Insofar as globalisation is the corporate world writ large, there is a similar suspicion of it. This is notwithstanding the evident reality of its role in increasing living standards in China and India in the most dramatic of ways. Of course, the benefits of the Chinese and Indian booms have been unevenly spread and arguably the spreading of wealth is taking longer than it should do - a point incidentally being made by David Cameron. But surely that is where the concerns should be directed, not at the process that generates the wealth in the first place.
Besides, we ought to ponder why some countries have been so successful at attracting investment and why others have not. Why, most obviously, is the US so good at getting other people to invest there? It must be partly the size of the market, but it must also have something to do with the transparency of financial markets, the stable political system and so on. Of the developing countries, only China appears in the top 10. The top 10, by the way, is projected to attract more than two-thirds of the total. I have not shown the next 10, but Singapore comes in at 13, Mexico at 16 (just behind Ireland), Brazil at 17 and India 19.
You have to wonder why India is so far down the list. Or that Mexico, with its physical proximity to the US and its 106-million population, is unable to attract more investment than Ireland, on the fringe of Europe and with a population of 4 million. Is it just tax? Surely it can't be.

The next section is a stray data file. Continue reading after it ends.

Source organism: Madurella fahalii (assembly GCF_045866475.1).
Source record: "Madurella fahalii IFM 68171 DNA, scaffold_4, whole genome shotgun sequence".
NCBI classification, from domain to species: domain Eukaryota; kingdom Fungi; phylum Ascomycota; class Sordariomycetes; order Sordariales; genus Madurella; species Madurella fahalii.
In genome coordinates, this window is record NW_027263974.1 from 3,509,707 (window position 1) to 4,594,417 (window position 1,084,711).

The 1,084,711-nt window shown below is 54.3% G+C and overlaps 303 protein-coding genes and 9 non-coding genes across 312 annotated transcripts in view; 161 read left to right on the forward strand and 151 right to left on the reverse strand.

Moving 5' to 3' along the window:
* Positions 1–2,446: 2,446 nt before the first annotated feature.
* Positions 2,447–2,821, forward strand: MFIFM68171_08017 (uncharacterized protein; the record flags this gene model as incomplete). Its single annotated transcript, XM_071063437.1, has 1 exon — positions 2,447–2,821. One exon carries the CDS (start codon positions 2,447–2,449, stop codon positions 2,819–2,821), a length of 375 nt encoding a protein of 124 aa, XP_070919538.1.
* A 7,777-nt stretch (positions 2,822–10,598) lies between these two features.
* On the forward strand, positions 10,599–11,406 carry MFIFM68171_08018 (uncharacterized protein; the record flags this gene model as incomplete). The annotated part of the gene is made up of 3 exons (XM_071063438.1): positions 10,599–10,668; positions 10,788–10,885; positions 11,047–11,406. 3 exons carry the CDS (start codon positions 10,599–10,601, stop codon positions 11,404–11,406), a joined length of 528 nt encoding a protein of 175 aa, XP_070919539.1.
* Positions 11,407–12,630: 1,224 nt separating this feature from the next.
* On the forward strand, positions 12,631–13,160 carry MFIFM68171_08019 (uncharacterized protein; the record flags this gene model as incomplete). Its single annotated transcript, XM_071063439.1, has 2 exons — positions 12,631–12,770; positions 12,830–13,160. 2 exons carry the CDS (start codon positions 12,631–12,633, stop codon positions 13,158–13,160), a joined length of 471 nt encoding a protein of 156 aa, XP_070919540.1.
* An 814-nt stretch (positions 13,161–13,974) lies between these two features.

Will there be a backlash against FDI? This is tackled in an article by Karl Sauvant, the executive director of the Columbia Program on International Investment. He acknowledges that there are signs of a possible backlash, but argues that at present these do not add up to a serious challenge or presage a marked slowdown in flows. But attitudes could change. It will not only be economic factors that determine these, but also security, political and social factors.
That is surely right. A force as big as globalisation will not peter out suddenly, quite apart from the fact that it is not in the self-interest of anyone to allow that to happen. But nothing is for ever and at some stage in the future we will have to come off the curve. We will have to stop the move to an ever more globalised economy: to move to a plateau rather than slipping back. That will be the dangerous time, the time when the world really tests Clare Short's perception of the inevitability of it all.Reuse content